The president of the Association of Directors of Adult Social Services, David Pearson, spoke on various BBC news programmes last week, to discuss the crisis in the NHS. On the BBC’s Breakfast show last Thursday, the GP interviewed before Pearson had used the opportunity to get a simple message across that the government had failed to train and retain enough GPs. As a result, surgeries could not cope with the demand and people were going instead in increasing numbers to A&E .
Before introducing the Adass president, the Breakfast presenter identified the cuts in social services budgets – worth £3.53bn from 2010-11 to 2014-15, net of inflation and demographic pressures, according to Adass itself – as one of the main contributing causes to the crisis in hospitals.
Cue David Pearson, who should have said: “Yes, year-on-year cuts to social care budgets mean we don’t have enough money to provide support services to older people. And yes this is contributing to hospital beds being blocked and people ending up in A& E.” He could have added that the government’s policy of providing an additional £2bn for health in 2015-16 whilst cutting social services budgets was “nonsense”, which was how Pearson responded to this policy when it was announced in George Osborne’s autumn statement in December.
However, instead of doing this on BBC Breakfast, the president gave a prepared statement littered with statistics that provided a defensive response to blocked beds. It was down to “exceptional pressures”, he said. Pearson also paid tribute to the efforts of staff, referred to innovate schemes across the country that were seeking to improve the response to these pressures, and said the government’s integration policy was welcome but that more social care resources were required. It was very measured but hardly the sort of thing that would incite outrage among viewers about the way some of the most vulnerable people in our society are being treated.
Contrast this with Royal College of Nursing general secretary Peter Carter, appearing alongside Pearson on Radio 4’s The World at One last Wednesday. He blamed the pressure on A&E on the inability to support older people in the community due to cuts resulting in the loss of over 6000 district nursing staff since 2003. Pearson’s comments on The World at One were almost word-for-word what he was to say on Breakfast the following day.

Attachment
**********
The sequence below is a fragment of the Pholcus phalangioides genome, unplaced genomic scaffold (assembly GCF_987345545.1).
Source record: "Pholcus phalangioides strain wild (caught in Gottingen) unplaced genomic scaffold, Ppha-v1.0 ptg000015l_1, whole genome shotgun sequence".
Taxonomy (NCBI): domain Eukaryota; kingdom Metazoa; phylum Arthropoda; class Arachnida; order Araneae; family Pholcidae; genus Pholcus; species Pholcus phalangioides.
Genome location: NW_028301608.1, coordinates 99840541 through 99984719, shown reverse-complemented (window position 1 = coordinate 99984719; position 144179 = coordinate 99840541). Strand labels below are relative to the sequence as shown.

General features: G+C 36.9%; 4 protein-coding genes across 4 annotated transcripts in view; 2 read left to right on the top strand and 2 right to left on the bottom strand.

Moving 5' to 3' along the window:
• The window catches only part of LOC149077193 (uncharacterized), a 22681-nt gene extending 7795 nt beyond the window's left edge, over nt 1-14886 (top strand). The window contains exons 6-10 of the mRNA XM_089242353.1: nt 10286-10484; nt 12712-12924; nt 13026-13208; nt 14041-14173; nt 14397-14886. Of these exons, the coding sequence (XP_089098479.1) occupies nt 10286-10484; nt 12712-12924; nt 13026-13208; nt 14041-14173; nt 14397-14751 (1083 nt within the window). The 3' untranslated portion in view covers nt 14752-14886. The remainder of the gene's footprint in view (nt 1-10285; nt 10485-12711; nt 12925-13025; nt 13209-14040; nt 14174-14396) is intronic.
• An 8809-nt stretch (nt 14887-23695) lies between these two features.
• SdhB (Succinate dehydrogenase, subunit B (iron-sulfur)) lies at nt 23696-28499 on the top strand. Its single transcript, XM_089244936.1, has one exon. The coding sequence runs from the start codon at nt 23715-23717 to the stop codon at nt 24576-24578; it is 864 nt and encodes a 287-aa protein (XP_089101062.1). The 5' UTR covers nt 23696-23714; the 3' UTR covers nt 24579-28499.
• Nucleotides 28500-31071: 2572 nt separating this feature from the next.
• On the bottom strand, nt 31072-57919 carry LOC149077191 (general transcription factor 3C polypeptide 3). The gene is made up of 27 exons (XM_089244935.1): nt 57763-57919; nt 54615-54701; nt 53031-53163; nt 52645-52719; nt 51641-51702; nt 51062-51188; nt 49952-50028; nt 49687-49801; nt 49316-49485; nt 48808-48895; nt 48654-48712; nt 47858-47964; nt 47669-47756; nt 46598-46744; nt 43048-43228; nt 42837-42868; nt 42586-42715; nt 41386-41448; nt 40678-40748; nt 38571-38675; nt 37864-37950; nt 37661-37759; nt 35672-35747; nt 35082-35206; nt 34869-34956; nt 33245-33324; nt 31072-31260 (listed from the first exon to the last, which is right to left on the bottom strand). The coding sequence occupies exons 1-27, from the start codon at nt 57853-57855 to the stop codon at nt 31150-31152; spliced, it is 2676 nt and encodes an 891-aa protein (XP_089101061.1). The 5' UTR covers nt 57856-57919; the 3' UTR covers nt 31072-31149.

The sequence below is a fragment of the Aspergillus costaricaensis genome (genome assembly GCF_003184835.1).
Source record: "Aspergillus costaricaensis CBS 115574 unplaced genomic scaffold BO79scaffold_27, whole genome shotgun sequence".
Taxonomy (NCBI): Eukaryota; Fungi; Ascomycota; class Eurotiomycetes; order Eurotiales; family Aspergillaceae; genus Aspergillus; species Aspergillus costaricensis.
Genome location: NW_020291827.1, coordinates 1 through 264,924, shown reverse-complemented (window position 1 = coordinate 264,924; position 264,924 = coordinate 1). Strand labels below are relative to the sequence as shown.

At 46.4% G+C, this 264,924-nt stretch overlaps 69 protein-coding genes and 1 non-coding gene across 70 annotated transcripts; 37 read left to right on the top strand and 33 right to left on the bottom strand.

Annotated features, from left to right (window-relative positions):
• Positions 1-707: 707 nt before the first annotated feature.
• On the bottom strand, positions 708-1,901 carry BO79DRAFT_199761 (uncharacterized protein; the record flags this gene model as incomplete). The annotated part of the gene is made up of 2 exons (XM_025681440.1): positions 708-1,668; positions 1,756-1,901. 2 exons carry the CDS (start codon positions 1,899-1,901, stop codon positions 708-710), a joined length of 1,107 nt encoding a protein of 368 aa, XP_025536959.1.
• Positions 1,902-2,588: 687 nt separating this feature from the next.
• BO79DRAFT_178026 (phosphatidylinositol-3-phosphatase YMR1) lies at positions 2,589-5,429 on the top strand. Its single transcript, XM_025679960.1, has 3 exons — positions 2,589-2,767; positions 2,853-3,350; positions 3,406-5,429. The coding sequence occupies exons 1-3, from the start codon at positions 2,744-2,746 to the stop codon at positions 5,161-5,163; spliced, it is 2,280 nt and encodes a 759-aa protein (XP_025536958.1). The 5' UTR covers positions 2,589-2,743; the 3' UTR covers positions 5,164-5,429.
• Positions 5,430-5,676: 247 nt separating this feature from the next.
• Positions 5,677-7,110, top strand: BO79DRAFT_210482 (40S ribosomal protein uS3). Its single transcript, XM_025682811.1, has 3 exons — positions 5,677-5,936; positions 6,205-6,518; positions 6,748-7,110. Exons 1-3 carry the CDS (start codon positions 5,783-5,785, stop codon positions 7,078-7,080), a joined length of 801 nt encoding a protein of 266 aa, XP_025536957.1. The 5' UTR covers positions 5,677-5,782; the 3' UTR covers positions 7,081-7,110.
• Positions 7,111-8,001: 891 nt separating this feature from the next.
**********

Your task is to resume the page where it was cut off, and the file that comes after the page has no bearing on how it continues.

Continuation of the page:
The Breakfast interview wasn’t simply a case of being over-briefed and trying to cram in too many facts. It was also not an issue that was specific to this Adass president. It was something more fundamental, it was the same reason that we have heard so little public criticism of government from Adass about the savage cuts to adults’ services over the past five years.
Behind closed doors
This was a rational, measured, but passionless defence of social services. Why – because Adass’s tactics are not to criticise government policy or ministers publicly but to work behind closed doors to influence them. The belief is that “people who shout are not listened to, their arguments are dismissed without being heard”.
But this approach has not worked for the past five years. Ministers have repeatedly made it clear that they are not listening to the lone voice of the profession around a table staked with government advisers promoting the private and not-for-profit sectors, saying families should do more and the state should do less, and asking whether we really need expensive social workers to work with older people.
While the president’s recent robust remarks on the Adass website are welcome, they are not accessible to the public. Breakfast, by contrast, is a programme watched by an estimated 1.5 million people each day, and was a perfect opportunity to cut through to the public at large.
Now is the time for a more robust leadership; let’s face it, in view of the budget settlement we have nothing to lose.
We need Adass to make more of a drama out of this crisis; we need the Adass president to get passionate and show some anger at what is happening because that will galvanise public opinion and that’s what government’s respond to in an election year.